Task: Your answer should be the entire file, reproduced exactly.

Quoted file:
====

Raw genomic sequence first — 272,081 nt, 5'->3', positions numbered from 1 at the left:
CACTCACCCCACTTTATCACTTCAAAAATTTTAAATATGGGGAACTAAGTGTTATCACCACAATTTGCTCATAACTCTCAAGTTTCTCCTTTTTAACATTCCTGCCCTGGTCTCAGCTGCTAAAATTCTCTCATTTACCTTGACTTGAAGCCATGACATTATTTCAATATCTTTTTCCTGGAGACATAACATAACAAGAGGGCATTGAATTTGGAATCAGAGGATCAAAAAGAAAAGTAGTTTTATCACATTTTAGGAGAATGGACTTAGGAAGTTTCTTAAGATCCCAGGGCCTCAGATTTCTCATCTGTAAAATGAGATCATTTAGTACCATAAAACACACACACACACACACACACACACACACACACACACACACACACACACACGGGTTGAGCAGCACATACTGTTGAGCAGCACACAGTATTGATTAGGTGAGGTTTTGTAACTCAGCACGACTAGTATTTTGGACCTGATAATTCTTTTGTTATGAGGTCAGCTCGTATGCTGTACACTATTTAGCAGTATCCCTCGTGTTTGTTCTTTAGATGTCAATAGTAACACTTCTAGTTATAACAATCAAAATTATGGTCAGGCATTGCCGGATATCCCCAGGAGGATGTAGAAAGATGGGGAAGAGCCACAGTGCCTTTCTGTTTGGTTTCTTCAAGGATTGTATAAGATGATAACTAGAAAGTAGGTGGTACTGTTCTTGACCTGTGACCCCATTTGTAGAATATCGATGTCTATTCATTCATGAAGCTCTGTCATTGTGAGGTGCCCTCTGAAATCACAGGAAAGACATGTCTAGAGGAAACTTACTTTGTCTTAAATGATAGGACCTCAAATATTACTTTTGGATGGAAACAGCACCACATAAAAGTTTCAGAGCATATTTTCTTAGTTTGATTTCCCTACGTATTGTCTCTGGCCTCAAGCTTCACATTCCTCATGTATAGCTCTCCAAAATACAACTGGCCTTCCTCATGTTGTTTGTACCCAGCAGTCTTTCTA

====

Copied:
Raw genomic sequence first — 272,081 nt, 5'->3', positions numbered from 1 at the left:
CACTCACCCCACTTTATCACTTCAAAAATTTTAAATATGGGGAACTAAGTGTTATCACCACAATTTGCTCATAACTCTCAAGTTTCTCCTTTTTAACATTCCTGCCCTGGTCTCAGCTGCTAAAATTCTCTCATTTACCTTGACTTGAAGCCATGACATTATTTCAATATCTTTTTCCTGGAGACATAACATAACAAGAGGGCATTGAATTTGGAATCAGAGGATCAAAAAGAAAAGTAGTTTTATCACATTTTAGGAGAATGGACTTAGGAAGTTTCTTAAGATCCCAGGGCCTCAGATTTCTCATCTGTAAAATGAGATCATTTAGTACCATAAAACACACACACACACACACACACACACACACACACACACACACACACACACACGGGTTGAGCAGCACATACTGTTGAGCAGCACACAGTATTGATTAGGTGAGGTTTTGTAACTCAGCACGACTAGTATTTTGGACCTGATAATTCTTTTGTTATGAGGTCAGCTCGTATGCTGTACACTATTTAGCAGTATCCCTCGTGTTTGTTCTTTAGATGTCAATAGTAACACTTCTAGTTATAACAATCAAAATTATGGTCAGGCATTGCCGGATATCCCCAGGAGGATGTAGAAAGATGGGGAAGAGCCACAGTGCCTTTCTGTTTGGTTTCTTCAAGGATTGTATAAGATGATAACTAGAAAGTAGGTGGTACTGTTCTTGACCTGTGACCCCATTTGTAGAATATCGATGTCTATTCATTCATGAAGCTCTGTCATTGTGAGGTGCCCTCTGAAATCACAGGAAAGACATGTCTAGAGGAAACTTACTTTGTCTTAAATGATAGGACCTCAAATATTACTTTTGGATGGAAACAGCACCACATAAAAGTTTCAGAGCATATTTTCTTAGTTTGATTTCCCTACGTATTGTCTCTGGCCTCAAGCTTCACATTCCTCATGTATAGCTCTCCAAAATACAACTGGCCTTCCTCATGTTGTTTGTACCCAGCAGTCTTTCTA